The bar was no less impressive. In fact, the architecturally interesting band of fire behind the bar illuminated the bottle display and mesmerized me during much of the meal.
Settling in with a glass of bubbly, I nibbled on a cute mushroom fritter sent out by the chef. Nothing remarkable here, just comforting shroom flavor captured in a fluffy bite.
I went whole hog this night, literally, starting with a crispy tete de cochon. As the server so honestly and eloquently put, this was essentially head cheese deep fried with a thin coating. Since I love the porky pig and all things gelatinous, especially those from pork cheeks, I waited for this plate with great expectation. CityZen not only met my expectations, it exceeded them. The coating was crunchy, but not too thick. The head cheese held together beautifully with bits of the glistening jelly interburst throughout the cheek meat. It was lip-sticking good. Another great element of the dish was the little poached quail egg sitting on top. It had a perfectly runny yoke that ended up coating the already rich bites with an additional layer of richness. I imagine a whole chicken egg yoke would have been too rich, so the quail egg was just perfect.

Had the meal progressed directly to dessert from the rich appetizer, I would have been satisfied. But I said I went whole hog earlier, so the rest of the porky pig was still to come. Boy did it come. Behold the best bite of the evening at the top of the post, a braised shoulder of Kanagy farms shoat with russet potato gnocchi and spring peas and asparagus. I couldn't have conjured up a better dish for pork-loving me even in my dreams. All my favorite elements were present. A nice fatty cut of pork, oh yeah! And it's from a shoat, a baby pig. Sounds cruel, but I am Chinese, we eat baby things and love them. This dish reminded me of one I had at Bouchon in Vegas almost a year ago. But this version tops the Bouchon pork shoulder with the shoat tenderness factor and the very very light gnocchi. It would have been very easy to eat plates of the gnocchi without stopping. Luckily there was the rich shoat shoulder to distract me. Then of course, my favorite veggies. Nothing beats spring peas and asparagus when they are at their peak and they were here. All around, just wonderful.

It's not a proper end unless there was dessert, which I chose to have with a banyul. The server delivered the Pave of Valrhona chocolate sans foam to the bar then proceeded to put it on. I was very tempted to stop him, but held my tongue. Truth be told, I am a little tired of foam. It has this way of distracting from the main event without delivering much impact on its own. In this case, it made the photo come out bad, but did no other harm. It was minty and played nice with the warm chocolate. The whole combination was tasty and well executed. I just wished that Cityzen would break away from the warm Valrhona chocolate cake/tart/pave norm and do something original.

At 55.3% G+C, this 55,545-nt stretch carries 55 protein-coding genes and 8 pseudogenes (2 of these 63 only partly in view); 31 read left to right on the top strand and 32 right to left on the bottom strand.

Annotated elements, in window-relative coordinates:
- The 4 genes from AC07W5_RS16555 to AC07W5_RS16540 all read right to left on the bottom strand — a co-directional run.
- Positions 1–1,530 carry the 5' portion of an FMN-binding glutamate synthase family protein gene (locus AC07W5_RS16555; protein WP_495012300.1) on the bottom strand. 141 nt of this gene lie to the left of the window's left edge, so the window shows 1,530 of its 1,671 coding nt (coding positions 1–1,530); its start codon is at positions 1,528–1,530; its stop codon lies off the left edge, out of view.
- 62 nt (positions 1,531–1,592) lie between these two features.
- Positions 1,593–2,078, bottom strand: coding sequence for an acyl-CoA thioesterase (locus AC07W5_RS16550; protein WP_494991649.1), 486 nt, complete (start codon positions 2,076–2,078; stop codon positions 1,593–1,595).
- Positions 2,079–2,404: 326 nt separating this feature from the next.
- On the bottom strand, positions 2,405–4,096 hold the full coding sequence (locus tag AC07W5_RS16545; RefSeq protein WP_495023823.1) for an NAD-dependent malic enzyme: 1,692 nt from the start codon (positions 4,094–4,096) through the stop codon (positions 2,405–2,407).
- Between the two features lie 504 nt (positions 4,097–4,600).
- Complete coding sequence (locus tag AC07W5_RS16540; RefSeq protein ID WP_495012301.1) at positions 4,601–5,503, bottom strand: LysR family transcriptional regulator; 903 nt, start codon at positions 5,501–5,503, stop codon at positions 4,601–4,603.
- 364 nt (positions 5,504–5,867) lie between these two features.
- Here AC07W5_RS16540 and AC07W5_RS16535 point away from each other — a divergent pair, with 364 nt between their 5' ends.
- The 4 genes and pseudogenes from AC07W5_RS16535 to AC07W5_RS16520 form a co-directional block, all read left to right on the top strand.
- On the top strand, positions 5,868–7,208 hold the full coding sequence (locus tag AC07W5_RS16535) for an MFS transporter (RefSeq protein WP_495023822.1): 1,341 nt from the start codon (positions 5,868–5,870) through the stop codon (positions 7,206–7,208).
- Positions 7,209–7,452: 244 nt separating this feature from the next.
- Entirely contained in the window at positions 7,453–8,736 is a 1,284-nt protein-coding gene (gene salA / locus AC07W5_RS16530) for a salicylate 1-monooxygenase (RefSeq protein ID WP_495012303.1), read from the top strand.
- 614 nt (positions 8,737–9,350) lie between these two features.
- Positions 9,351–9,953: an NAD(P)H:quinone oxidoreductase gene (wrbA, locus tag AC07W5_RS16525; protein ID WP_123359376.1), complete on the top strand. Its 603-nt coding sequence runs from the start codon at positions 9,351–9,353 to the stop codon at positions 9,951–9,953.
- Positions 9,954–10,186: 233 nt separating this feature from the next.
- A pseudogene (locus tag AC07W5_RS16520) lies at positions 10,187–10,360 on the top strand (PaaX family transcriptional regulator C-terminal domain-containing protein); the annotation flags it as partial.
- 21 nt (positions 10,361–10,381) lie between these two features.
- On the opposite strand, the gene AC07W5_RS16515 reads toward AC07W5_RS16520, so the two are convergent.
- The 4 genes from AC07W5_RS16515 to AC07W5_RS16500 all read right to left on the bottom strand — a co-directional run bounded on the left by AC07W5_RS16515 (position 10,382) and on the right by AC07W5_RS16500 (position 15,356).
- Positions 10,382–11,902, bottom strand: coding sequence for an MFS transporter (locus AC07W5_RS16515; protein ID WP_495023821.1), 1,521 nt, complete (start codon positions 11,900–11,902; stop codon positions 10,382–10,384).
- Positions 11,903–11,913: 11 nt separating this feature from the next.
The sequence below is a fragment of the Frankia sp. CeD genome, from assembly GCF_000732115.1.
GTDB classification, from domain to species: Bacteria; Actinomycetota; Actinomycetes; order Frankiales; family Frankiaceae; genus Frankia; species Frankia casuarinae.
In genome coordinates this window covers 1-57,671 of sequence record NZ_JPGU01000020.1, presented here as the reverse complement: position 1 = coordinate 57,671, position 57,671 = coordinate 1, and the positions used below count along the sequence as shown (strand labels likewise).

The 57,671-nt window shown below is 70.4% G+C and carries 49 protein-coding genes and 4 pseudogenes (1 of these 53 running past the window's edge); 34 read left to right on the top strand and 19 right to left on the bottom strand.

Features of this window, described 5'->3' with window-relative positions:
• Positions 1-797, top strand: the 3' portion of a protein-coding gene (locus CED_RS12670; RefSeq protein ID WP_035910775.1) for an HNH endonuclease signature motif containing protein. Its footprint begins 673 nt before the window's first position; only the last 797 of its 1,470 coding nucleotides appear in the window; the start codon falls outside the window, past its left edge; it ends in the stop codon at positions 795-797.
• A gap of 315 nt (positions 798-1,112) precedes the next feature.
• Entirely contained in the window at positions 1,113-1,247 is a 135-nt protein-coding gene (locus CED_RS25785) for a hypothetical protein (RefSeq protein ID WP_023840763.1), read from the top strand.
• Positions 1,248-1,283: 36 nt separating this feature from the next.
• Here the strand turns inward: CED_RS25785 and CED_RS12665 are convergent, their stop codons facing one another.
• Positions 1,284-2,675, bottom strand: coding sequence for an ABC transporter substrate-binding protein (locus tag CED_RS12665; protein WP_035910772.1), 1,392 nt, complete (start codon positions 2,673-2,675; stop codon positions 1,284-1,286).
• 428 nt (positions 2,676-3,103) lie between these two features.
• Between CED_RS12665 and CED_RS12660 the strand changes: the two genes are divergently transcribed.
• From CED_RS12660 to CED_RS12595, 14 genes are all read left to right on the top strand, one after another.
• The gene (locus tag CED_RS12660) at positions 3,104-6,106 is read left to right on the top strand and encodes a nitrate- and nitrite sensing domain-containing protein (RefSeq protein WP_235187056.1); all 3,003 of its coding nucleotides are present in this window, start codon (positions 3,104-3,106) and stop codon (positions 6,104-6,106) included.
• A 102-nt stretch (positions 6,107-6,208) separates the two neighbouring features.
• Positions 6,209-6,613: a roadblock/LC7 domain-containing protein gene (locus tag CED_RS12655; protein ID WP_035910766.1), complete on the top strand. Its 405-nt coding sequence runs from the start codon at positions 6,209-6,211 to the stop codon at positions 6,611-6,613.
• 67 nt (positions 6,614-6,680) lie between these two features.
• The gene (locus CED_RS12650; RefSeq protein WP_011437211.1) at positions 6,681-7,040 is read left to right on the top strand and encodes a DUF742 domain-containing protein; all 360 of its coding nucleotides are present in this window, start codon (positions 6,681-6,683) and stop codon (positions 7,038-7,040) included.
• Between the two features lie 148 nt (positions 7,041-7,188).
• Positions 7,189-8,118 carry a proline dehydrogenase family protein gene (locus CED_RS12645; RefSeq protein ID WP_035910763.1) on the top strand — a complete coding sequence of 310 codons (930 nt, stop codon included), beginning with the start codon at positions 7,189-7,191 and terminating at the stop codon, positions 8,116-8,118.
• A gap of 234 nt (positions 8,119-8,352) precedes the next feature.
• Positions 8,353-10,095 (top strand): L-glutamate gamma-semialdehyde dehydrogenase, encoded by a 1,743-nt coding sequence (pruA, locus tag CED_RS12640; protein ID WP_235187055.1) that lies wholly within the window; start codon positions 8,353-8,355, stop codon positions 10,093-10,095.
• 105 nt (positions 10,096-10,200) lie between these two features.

All in all, for fifty dollars, this bar tasting menu was pretty unbeatable at one of the top tables in DC.

Saturday, April 05, 2008

Favorite Restaurant Pasta - Agnolotti - Restaurant: La Tavola

If I see agnolotti on the menu, I order it. The trouble is I don't see it often. Overshadowed by the popular ravioli and tortellini, the half moon shaped agnolotti is like the ignored step sister of Italian filled pastas. Maybe for that reason, I particularly want to love it and the version at La Tavola more than justifies my affection.

Wonderfully flexible, La Tavola allows me to order the agnolotti in appetizer size, leaving room for a second appetizer, and of course dessert. The little ones came four in a pack, resembling more of Chinese dumplings than their Italian siblings. The half moon shape provided a balanced ratio of toothsome shell to innards. In this case, the innards composed of a well-seasoned combination of very tender braised beef and veal. The sauce of thyme and butter formed a luxuriously sticky coating, which was cleverly counter balanced by an acidic red wine reduction. the appetizer portion was perfect for satisfying a craving while still leaving me wanting.

I followed up with a second appetizer of mussels steamed with tomatoes, red onions, parsley, oregano, and thyme. The liquid had the right amount of tang and savoriness without overwhelming the taste of the chubby mussels. Amazingly, each mussel stayed in its own shell with no absentee or random floater.

Satisfied but not stuffed, I demanded the homemade ice cream of the day. Not lacking in butter fat content, the generous scoops provided a pleasantly creamy and cool ending to a very enjoyable and relaxing meal.

With a good selection of half bottles to accompanying a not overly indulging meal for two, La Tavola remains one of my favorite places for an unhurried dinner with someone good for a chat.

La Tavola
992 Virginia Ave.
Atlanta, GA 30306